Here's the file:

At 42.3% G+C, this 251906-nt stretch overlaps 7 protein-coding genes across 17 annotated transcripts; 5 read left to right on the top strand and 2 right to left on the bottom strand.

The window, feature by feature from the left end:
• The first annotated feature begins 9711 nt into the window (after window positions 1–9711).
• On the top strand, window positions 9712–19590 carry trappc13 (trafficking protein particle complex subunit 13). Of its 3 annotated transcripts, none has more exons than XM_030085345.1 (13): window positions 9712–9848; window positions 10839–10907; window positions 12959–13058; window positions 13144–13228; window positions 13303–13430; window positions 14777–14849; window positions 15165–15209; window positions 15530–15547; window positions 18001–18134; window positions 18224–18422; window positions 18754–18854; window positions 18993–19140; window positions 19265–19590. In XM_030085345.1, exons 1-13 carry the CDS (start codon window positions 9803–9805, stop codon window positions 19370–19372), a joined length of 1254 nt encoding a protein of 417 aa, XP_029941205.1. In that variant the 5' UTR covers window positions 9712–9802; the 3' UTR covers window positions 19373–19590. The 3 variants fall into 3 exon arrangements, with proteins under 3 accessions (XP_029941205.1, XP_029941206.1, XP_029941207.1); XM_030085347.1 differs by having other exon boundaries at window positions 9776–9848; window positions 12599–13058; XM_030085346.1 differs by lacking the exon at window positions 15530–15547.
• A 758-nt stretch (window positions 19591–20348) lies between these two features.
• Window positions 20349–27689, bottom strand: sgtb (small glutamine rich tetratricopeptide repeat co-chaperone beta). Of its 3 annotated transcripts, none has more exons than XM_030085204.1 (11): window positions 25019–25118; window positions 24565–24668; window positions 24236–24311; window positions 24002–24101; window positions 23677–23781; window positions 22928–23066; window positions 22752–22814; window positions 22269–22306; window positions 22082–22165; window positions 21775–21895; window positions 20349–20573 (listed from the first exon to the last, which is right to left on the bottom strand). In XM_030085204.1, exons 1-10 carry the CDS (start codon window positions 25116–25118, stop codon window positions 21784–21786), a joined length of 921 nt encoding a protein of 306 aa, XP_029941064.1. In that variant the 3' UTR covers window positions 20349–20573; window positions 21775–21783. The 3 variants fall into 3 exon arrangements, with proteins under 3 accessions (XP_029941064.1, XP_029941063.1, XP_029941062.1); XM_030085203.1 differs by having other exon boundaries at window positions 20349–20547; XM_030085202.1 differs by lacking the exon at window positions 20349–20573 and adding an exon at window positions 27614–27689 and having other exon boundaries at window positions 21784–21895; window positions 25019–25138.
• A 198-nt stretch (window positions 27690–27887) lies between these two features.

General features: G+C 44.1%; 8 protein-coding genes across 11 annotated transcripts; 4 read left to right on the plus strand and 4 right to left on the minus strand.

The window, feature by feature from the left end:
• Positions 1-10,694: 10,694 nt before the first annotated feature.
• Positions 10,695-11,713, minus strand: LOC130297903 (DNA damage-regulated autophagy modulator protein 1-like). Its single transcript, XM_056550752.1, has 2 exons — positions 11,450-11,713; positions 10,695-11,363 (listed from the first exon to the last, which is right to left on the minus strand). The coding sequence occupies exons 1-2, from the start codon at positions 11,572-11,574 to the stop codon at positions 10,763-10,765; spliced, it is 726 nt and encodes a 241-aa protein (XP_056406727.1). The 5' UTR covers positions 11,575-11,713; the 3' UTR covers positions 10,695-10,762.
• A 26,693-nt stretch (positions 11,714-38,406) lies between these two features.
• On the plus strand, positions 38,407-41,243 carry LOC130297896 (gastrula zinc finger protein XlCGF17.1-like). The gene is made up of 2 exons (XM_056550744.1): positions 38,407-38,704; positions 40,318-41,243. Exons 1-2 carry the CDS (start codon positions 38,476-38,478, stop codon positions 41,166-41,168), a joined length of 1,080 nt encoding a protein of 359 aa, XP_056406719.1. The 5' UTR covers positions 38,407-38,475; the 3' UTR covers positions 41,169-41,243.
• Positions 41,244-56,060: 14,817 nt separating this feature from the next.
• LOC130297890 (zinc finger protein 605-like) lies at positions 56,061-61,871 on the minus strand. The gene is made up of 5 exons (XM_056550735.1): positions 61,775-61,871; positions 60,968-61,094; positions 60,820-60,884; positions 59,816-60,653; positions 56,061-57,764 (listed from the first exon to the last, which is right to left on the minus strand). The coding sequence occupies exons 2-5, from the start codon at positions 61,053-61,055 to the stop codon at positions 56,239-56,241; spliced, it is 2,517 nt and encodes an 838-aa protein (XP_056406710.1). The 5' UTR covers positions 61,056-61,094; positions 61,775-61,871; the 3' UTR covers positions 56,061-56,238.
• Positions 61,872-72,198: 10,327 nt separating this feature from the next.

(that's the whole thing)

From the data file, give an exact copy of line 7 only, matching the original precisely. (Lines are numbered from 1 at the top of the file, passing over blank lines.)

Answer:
• A 198-nt stretch (window positions 27690–27887) lies between these two features.